The following scholars, writers, and editors are available to members of the media to talk about their work in this area. Following is information about their background, special interests, and preferred manner of contact. Listed email addresses should be copied into an email client, replacing "at" with "@".
Katalin Fábián studies the intersection of gender and globalization as they influence various policy processes of emerging democracies. She edited a 2005 special issue of Canadian-American Slavic Studies that focused on the changing international relations of Central and Eastern Europe, and edited and contributed chapters to Globalization: Perspectives from Central and Eastern Europe and Domestic Violence in Postcommunist States: Local Activism, National Policies, and Global Forces. Her book Contemporary Women’s Movements in Hungary: Globalization, Democracy, and Gender Equality analyzes the emergence and political significance of women’s activism in Hungary.
Email: fabiank at lafayette.edu
Adriana Helbig, an Assistant Professor of Music at the University of Pittsburgh, specializes in relationships between music and minority rights, migration, and race in eastern Ukraine. A member of the graduate faculty, she teaches courses on global hip-hop, world music, music, gender, and sexuality, music and technology, and cultural policy. Her articles have appeared in edited collections and journals such as The Yearbook for Traditional Music, Current Musicology, and Popular Music. She is the coauthor, with Oksana Buranbaeva and Vanja Mladineo, of The Culture and Customs of Ukraine and author of Hip-Hop Ukraine: Music, Race, and African Migration.
Email: anh59 at pitt.edu
Albert Kaganovitch is Senior Research Fellow at the Institute for Humanities, University of Manitoba, and a former research fellow at the Judaic Studies Program of Manitoba University; the Center for Advanced Holocaust Studies of the United States Holocaust Museum in Washington, D.C.; the Vidal Sassoon International Center for the Study of Antisemitism at Hebrew University in Jerusalem; and the International Institute for Holocaust Research at the Yad Vashem Museum of the Holocaust in Jerusalem.
Email: dr.kaganovitch at gmail.com
Wendy Lower is a research fellow and lecturer at Ludwig Maximilians Universität in Munich. Author of Nazi Empire-Building and the Holocaust in Ukraine, she is a past research fellow and Director of Visiting Scholar Programs at the United States Holocaust Memorial Museum’s Center for Advanced Holocaust Studies.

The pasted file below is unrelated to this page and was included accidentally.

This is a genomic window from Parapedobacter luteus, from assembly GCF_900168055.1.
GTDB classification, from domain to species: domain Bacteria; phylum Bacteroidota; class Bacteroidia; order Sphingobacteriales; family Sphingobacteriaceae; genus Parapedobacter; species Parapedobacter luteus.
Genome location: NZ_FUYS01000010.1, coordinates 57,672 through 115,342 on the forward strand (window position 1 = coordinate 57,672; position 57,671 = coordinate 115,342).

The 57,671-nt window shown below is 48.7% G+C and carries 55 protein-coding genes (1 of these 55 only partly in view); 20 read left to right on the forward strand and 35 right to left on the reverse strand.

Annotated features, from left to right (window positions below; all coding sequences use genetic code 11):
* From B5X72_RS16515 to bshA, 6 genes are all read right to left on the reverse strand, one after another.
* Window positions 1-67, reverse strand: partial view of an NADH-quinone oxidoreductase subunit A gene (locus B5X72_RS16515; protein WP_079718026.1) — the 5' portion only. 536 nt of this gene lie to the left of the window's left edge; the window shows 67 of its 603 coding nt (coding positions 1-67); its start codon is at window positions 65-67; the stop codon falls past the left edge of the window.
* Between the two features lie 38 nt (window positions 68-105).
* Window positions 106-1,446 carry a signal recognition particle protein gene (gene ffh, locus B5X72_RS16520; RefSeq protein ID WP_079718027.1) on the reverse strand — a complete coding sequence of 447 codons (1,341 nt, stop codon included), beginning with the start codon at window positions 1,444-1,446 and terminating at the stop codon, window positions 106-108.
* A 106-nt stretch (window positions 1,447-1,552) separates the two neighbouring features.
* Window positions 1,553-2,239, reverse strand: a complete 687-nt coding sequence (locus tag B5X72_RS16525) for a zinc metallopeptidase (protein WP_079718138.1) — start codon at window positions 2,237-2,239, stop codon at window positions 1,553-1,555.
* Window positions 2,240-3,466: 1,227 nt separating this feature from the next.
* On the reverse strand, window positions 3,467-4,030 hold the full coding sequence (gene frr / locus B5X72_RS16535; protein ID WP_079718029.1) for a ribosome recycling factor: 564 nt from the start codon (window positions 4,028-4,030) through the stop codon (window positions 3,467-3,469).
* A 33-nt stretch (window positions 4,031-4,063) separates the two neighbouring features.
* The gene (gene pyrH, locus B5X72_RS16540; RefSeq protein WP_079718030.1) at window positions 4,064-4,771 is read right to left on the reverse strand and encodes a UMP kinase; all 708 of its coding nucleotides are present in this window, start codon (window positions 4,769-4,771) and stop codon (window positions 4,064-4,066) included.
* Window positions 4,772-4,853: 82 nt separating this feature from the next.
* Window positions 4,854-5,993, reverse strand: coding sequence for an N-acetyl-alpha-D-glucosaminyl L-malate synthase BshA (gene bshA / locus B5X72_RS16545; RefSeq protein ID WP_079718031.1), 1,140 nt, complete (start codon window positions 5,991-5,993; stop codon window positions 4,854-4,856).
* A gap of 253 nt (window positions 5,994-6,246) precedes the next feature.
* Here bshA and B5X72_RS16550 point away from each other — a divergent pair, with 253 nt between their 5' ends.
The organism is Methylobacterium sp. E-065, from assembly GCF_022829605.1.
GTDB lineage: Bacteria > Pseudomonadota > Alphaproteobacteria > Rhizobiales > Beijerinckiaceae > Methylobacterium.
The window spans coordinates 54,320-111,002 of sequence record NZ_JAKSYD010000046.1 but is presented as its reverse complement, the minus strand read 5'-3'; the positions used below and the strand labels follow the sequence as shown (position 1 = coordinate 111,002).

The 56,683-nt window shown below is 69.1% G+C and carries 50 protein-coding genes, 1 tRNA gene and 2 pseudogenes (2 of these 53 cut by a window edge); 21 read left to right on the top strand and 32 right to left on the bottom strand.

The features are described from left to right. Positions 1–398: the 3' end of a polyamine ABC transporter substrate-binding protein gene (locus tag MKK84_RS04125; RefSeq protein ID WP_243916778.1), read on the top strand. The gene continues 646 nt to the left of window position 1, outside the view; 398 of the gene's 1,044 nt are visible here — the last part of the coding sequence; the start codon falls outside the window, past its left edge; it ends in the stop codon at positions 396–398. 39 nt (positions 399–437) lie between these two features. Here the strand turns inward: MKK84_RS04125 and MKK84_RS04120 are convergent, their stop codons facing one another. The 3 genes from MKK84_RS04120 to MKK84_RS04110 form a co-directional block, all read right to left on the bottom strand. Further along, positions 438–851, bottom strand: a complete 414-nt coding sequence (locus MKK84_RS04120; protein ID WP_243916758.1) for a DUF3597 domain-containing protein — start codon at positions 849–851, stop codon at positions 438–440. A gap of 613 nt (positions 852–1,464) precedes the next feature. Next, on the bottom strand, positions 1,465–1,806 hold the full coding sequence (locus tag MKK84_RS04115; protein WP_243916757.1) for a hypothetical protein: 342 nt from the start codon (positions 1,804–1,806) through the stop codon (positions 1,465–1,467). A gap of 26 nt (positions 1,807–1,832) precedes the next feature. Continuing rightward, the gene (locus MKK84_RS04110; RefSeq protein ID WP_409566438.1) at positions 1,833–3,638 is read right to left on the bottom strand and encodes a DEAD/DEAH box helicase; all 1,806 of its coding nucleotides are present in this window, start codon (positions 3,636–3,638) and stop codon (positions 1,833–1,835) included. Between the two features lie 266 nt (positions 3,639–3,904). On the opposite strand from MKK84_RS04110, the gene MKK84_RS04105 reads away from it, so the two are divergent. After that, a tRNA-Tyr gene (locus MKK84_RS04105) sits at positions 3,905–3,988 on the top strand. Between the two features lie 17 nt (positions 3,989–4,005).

Email: wlower at starpower.net
Volodymyr Polokhalo is editor-in-chief of the Ukrainian scholarly political science journal Political Thought and a candidate of history and docent in the Department of History, Taras Shevchenko National University, Ukraine.
Ania Savage is a journalist who has taught at the University of Denver and the Metropolitan State College of Denver. Her writings have appeared in such national publications as the New York Times and USA Today.
Email: masavage at sprynet.com
James Steffen is film and media studies librarian at Emory University in Atlanta and a historian of Soviet and post-Soviet cinema.
Email: jsteffe at emory.edu
Sergei I. Zhuk
Sergei I. Zhuk is Associate Professor of History at Ball State University and a native of Ukraine. Previously, Zhuk taught U.S. history in Russia and Ukraine for many years, publishing three books and more than twenty articles on colonial American history in English, French and Russian. Zhuk’s current research concentrates on history of popular culture, religion, and identity in Russia and Ukraine. Zhuk has published three scholarly titles in English: Russia’s Lost Reformation: Peasants, Millennialism and Radical Sects in Southern Russia and Ukraine, 1830-1917; "Popular Culture, Identity and Soviet Youth in Dniepropetrovsk, 1959-1984" in The Carl Beck Papers in Russian and East European Studies, No. 1906; and Rock and Roll in the Rocket City: The West, Identity, and Ideology in Soviet Dniepropetrovsk, 1960-1985.
Email: sizhuk at bsu.edu
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